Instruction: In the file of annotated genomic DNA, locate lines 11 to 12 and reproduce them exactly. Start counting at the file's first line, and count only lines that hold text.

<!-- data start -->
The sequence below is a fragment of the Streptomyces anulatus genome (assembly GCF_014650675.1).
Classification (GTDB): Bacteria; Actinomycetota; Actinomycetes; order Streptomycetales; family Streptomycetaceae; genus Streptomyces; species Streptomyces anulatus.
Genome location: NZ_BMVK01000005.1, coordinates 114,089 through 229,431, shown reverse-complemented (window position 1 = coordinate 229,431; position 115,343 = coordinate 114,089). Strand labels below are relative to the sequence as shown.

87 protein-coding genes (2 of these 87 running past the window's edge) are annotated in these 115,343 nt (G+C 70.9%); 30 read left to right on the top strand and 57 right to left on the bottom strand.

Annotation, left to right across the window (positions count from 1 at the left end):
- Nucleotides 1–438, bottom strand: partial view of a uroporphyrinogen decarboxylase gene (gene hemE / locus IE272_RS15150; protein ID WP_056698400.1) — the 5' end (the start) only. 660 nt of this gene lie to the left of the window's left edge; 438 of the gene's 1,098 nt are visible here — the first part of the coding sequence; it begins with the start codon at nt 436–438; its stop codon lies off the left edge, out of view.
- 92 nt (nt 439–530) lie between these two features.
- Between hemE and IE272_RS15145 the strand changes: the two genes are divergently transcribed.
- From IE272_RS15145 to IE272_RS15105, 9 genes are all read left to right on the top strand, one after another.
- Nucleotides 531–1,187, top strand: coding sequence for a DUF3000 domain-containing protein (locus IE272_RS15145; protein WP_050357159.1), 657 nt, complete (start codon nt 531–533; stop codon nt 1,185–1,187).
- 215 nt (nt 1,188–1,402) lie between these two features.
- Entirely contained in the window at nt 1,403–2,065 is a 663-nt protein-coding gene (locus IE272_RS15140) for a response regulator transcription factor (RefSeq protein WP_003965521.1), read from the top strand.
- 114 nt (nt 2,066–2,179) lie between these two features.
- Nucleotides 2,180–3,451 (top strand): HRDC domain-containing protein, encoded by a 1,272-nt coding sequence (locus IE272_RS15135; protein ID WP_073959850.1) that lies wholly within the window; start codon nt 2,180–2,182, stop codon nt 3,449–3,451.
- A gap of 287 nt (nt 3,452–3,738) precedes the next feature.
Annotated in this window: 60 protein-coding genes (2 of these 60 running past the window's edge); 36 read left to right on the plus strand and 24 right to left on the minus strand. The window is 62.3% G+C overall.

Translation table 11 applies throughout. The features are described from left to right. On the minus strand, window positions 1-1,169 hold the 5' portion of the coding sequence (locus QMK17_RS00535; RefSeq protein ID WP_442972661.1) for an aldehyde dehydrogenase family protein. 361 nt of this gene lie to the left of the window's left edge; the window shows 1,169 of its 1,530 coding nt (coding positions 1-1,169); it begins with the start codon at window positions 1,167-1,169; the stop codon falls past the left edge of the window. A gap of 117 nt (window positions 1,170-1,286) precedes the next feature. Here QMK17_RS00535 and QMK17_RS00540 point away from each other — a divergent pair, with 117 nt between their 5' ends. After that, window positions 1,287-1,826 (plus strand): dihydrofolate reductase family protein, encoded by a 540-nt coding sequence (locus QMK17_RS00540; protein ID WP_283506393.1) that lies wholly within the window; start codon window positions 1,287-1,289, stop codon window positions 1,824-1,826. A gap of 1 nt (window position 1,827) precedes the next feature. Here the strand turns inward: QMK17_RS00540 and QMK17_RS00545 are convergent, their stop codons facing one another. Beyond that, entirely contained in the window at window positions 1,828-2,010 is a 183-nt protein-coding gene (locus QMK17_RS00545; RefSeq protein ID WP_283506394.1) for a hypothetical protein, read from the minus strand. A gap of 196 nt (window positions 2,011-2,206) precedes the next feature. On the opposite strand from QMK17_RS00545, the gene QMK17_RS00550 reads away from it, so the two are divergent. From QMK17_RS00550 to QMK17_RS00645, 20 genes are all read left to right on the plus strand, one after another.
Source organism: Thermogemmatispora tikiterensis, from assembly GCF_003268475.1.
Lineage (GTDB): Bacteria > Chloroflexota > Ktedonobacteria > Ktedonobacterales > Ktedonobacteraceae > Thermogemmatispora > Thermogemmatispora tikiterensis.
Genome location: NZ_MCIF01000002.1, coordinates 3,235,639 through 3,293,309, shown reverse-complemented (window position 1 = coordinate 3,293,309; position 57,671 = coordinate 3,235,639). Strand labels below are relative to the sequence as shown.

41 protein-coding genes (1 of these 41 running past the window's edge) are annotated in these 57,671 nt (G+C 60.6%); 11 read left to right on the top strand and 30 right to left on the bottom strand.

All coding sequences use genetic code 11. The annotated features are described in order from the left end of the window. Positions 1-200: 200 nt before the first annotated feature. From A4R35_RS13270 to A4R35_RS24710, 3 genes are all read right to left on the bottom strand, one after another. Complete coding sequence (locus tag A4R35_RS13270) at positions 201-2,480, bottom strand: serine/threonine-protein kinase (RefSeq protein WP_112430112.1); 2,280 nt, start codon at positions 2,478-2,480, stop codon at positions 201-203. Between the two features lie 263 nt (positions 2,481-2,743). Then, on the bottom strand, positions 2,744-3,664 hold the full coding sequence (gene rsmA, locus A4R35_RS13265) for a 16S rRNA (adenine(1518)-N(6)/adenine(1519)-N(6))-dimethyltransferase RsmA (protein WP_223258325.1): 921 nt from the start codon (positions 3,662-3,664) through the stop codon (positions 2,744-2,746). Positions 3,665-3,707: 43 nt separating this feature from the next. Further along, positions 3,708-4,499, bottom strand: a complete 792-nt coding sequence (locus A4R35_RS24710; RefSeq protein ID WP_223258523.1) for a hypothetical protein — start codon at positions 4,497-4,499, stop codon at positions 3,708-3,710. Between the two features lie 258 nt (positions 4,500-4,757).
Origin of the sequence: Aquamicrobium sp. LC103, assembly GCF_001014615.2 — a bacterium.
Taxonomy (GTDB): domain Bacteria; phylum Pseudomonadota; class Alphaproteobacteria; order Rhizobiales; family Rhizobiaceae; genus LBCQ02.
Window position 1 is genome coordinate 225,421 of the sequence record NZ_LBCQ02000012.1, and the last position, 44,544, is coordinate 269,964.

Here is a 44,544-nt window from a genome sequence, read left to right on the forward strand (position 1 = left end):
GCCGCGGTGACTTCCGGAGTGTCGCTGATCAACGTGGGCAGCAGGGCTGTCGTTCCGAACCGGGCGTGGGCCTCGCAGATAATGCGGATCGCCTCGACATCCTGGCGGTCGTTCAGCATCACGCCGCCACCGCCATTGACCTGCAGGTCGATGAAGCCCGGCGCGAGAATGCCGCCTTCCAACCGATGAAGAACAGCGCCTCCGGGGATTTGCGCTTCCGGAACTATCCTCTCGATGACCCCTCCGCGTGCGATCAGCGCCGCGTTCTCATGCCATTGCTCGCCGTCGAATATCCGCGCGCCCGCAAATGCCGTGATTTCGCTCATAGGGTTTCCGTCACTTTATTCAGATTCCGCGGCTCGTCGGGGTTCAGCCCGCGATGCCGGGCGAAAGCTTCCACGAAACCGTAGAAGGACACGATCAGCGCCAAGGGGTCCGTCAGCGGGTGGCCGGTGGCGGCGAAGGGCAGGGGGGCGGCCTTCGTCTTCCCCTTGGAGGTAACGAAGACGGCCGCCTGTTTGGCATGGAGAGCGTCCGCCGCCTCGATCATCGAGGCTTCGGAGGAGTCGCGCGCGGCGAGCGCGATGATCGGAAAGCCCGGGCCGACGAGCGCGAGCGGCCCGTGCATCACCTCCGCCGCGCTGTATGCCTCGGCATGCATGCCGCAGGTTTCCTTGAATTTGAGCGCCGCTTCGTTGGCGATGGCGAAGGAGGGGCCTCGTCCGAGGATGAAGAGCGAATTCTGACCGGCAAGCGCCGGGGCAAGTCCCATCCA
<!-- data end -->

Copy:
- 215 nt (nt 1,188–1,402) lie between these two features.
- Entirely contained in the window at nt 1,403–2,065 is a 663-nt protein-coding gene (locus IE272_RS15140) for a response regulator transcription factor (RefSeq protein WP_003965521.1), read from the top strand.